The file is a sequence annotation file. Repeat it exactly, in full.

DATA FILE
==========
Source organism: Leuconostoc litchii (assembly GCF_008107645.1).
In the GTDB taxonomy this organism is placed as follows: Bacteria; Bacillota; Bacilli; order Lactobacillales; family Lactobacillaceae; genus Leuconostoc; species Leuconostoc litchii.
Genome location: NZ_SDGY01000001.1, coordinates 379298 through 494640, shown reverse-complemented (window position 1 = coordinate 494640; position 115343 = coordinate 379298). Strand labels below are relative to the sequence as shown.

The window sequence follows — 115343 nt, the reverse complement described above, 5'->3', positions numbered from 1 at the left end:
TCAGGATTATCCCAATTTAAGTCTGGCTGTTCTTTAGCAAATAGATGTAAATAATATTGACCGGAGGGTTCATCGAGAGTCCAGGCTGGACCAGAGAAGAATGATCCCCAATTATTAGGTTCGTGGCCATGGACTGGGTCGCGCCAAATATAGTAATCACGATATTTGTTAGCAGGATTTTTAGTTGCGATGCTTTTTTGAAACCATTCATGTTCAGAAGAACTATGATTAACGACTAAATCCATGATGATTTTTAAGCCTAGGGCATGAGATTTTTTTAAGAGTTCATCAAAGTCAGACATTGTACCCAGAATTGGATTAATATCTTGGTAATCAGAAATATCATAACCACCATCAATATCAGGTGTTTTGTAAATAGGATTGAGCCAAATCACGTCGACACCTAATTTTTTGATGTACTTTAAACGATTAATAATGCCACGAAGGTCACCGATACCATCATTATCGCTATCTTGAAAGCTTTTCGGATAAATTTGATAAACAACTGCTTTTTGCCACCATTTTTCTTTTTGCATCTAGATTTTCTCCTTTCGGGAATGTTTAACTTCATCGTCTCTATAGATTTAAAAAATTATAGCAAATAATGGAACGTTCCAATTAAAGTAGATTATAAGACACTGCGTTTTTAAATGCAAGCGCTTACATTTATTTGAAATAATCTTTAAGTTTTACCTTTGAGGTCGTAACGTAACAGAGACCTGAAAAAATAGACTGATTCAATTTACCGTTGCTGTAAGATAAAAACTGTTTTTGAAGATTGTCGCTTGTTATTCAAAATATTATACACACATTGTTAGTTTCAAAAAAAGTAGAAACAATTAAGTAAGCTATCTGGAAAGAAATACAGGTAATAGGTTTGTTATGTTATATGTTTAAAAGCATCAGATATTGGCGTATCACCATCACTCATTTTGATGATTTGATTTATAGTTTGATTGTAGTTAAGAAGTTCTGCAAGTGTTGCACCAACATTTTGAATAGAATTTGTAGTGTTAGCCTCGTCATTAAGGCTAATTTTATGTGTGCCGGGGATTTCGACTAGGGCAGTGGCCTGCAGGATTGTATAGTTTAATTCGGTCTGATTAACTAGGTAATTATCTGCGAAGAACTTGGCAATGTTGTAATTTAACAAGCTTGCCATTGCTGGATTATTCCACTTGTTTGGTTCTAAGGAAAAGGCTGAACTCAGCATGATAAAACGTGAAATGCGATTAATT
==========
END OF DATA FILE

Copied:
Source organism: Leuconostoc litchii (assembly GCF_008107645.1).
In the GTDB taxonomy this organism is placed as follows: Bacteria; Bacillota; Bacilli; order Lactobacillales; family Lactobacillaceae; genus Leuconostoc; species Leuconostoc litchii.
Genome location: NZ_SDGY01000001.1, coordinates 379298 through 494640, shown reverse-complemented (window position 1 = coordinate 494640; position 115343 = coordinate 379298). Strand labels below are relative to the sequence as shown.

The window sequence follows — 115343 nt, the reverse complement described above, 5'->3', positions numbered from 1 at the left end:
TCAGGATTATCCCAATTTAAGTCTGGCTGTTCTTTAGCAAATAGATGTAAATAATATTGACCGGAGGGTTCATCGAGAGTCCAGGCTGGACCAGAGAAGAATGATCCCCAATTATTAGGTTCGTGGCCATGGACTGGGTCGCGCCAAATATAGTAATCACGATATTTGTTAGCAGGATTTTTAGTTGCGATGCTTTTTTGAAACCATTCATGTTCAGAAGAACTATGATTAACGACTAAATCCATGATGATTTTTAAGCCTAGGGCATGAGATTTTTTTAAGAGTTCATCAAAGTCAGACATTGTACCCAGAATTGGATTAATATCTTGGTAATCAGAAATATCATAACCACCATCAATATCAGGTGTTTTGTAAATAGGATTGAGCCAAATCACGTCGACACCTAATTTTTTGATGTACTTTAAACGATTAATAATGCCACGAAGGTCACCGATACCATCATTATCGCTATCTTGAAAGCTTTTCGGATAAATTTGATAAACAACTGCTTTTTGCCACCATTTTTCTTTTTGCATCTAGATTTTCTCCTTTCGGGAATGTTTAACTTCATCGTCTCTATAGATTTAAAAAATTATAGCAAATAATGGAACGTTCCAATTAAAGTAGATTATAAGACACTGCGTTTTTAAATGCAAGCGCTTACATTTATTTGAAATAATCTTTAAGTTTTACCTTTGAGGTCGTAACGTAACAGAGACCTGAAAAAATAGACTGATTCAATTTACCGTTGCTGTAAGATAAAAACTGTTTTTGAAGATTGTCGCTTGTTATTCAAAATATTATACACACATTGTTAGTTTCAAAAAAAGTAGAAACAATTAAGTAAGCTATCTGGAAAGAAATACAGGTAATAGGTTTGTTATGTTATATGTTTAAAAGCATCAGATATTGGCGTATCACCATCACTCATTTTGATGATTTGATTTATAGTTTGATTGTAGTTAAGAAGTTCTGCAAGTGTTGCACCAACATTTTGAATAGAATTTGTAGTGTTAGCCTCGTCATTAAGGCTAATTTTATGTGTGCCGGGGATTTCGACTAGGGCAGTGGCCTGCAGGATTGTATAGTTTAATTCGGTCTGATTAACTAGGTAATTATCTGCGAAGAACTTGGCAATGTTGTAATTTAACAAGCTTGCCATTGCTGGATTATTCCACTTGTTTGGTTCTAAGGAAAAGGCTGAACTCAGCATGATAAAACGTGAAATGCGATTAATT